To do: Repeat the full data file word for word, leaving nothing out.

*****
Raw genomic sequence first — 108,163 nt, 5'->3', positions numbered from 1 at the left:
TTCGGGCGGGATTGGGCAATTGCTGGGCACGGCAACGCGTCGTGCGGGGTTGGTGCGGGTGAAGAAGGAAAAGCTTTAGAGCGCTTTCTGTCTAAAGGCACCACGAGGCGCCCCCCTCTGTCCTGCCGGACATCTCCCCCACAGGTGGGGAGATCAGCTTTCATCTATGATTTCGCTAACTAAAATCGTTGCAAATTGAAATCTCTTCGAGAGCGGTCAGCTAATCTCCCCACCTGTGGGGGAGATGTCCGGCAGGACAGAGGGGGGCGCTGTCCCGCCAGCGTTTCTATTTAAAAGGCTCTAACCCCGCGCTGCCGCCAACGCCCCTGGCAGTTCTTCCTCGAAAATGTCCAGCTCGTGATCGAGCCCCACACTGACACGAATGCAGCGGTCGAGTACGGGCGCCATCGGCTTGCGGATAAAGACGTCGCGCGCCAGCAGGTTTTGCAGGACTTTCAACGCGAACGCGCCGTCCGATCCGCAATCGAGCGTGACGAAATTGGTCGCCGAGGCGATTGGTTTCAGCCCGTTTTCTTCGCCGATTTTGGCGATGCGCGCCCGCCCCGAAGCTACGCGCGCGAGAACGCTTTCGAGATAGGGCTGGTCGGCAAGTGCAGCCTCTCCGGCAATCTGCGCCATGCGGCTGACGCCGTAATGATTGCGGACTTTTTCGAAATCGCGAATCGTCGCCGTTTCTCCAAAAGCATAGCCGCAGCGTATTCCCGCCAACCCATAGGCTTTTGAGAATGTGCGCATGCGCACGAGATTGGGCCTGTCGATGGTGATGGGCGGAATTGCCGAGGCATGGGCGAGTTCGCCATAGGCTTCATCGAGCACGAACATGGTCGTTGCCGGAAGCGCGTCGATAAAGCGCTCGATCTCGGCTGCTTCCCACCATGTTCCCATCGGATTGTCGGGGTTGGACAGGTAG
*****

Raw genomic sequence first — 108,163 nt, 5'->3', positions numbered from 1 at the left:
TTCGGGCGGGATTGGGCAATTGCTGGGCACGGCAACGCGTCGTGCGGGGTTGGTGCGGGTGAAGAAGGAAAAGCTTTAGAGCGCTTTCTGTCTAAAGGCACCACGAGGCGCCCCCCTCTGTCCTGCCGGACATCTCCCCCACAGGTGGGGAGATCAGCTTTCATCTATGATTTCGCTAACTAAAATCGTTGCAAATTGAAATCTCTTCGAGAGCGGTCAGCTAATCTCCCCACCTGTGGGGGAGATGTCCGGCAGGACAGAGGGGGGCGCTGTCCCGCCAGCGTTTCTATTTAAAAGGCTCTAACCCCGCGCTGCCGCCAACGCCCCTGGCAGTTCTTCCTCGAAAATGTCCAGCTCGTGATCGAGCCCCACACTGACACGAATGCAGCGGTCGAGTACGGGCGCCATCGGCTTGCGGATAAAGACGTCGCGCGCCAGCAGGTTTTGCAGGACTTTCAACGCGAACGCGCCGTCCGATCCGCAATCGAGCGTGACGAAATTGGTCGCCGAGGCGATTGGTTTCAGCCCGTTTTCTTCGCCGATTTTGGCGATGCGCGCCCGCCCCGAAGCTACGCGCGCGAGAACGCTTTCGAGATAGGGCTGGTCGGCAAGTGCAGCCTCTCCGGCAATCTGCGCCATGCGGCTGACGCCGTAATGATTGCGGACTTTTTCGAAATCGCGAATCGTCGCCGTTTCTCCAAAAGCATAGCCGCAGCGTATTCCCGCCAACCCATAGGCTTTTGAGAATGTGCGCATGCGCACGAGATTGGGCCTGTCGATGGTGATGGGCGGAATTGCCGAGGCATGGGCGAGTTCGCCATAGGCTTCATCGAGCACGAACATGGTCGTTGCCGGAAGCGCGTCGATAAAGCGCTCGATCTCGGCTGCTTCCCACCATGTTCCCATCGGATTGTCGGGGTTGGACAGGTAG